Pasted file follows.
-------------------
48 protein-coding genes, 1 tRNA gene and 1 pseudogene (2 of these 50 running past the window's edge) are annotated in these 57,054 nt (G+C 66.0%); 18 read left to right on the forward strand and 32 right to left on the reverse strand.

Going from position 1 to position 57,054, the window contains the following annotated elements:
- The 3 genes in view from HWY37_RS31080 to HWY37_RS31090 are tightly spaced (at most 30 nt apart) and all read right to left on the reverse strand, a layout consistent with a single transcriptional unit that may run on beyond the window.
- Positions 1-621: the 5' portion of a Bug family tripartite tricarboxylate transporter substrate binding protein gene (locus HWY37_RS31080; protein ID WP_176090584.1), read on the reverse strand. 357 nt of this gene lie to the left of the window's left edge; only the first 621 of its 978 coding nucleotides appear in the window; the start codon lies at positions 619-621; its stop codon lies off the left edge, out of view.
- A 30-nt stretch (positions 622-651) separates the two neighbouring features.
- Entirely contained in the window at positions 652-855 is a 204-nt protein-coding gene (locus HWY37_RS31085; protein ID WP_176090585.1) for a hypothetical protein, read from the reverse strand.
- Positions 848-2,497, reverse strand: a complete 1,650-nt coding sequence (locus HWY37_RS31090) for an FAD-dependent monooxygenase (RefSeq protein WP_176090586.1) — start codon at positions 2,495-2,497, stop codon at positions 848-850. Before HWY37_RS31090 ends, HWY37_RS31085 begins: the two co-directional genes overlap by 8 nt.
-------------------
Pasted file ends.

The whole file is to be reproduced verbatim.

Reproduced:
48 protein-coding genes, 1 tRNA gene and 1 pseudogene (2 of these 50 running past the window's edge) are annotated in these 57,054 nt (G+C 66.0%); 18 read left to right on the forward strand and 32 right to left on the reverse strand.

Going from position 1 to position 57,054, the window contains the following annotated elements:
- The 3 genes in view from HWY37_RS31080 to HWY37_RS31090 are tightly spaced (at most 30 nt apart) and all read right to left on the reverse strand, a layout consistent with a single transcriptional unit that may run on beyond the window.
- Positions 1-621: the 5' portion of a Bug family tripartite tricarboxylate transporter substrate binding protein gene (locus HWY37_RS31080; protein ID WP_176090584.1), read on the reverse strand. 357 nt of this gene lie to the left of the window's left edge; only the first 621 of its 978 coding nucleotides appear in the window; the start codon lies at positions 619-621; its stop codon lies off the left edge, out of view.
- A 30-nt stretch (positions 622-651) separates the two neighbouring features.
- Entirely contained in the window at positions 652-855 is a 204-nt protein-coding gene (locus HWY37_RS31085; protein ID WP_176090585.1) for a hypothetical protein, read from the reverse strand.
- Positions 848-2,497, reverse strand: a complete 1,650-nt coding sequence (locus HWY37_RS31090) for an FAD-dependent monooxygenase (RefSeq protein WP_176090586.1) — start codon at positions 2,495-2,497, stop codon at positions 848-850. Before HWY37_RS31090 ends, HWY37_RS31085 begins: the two co-directional genes overlap by 8 nt.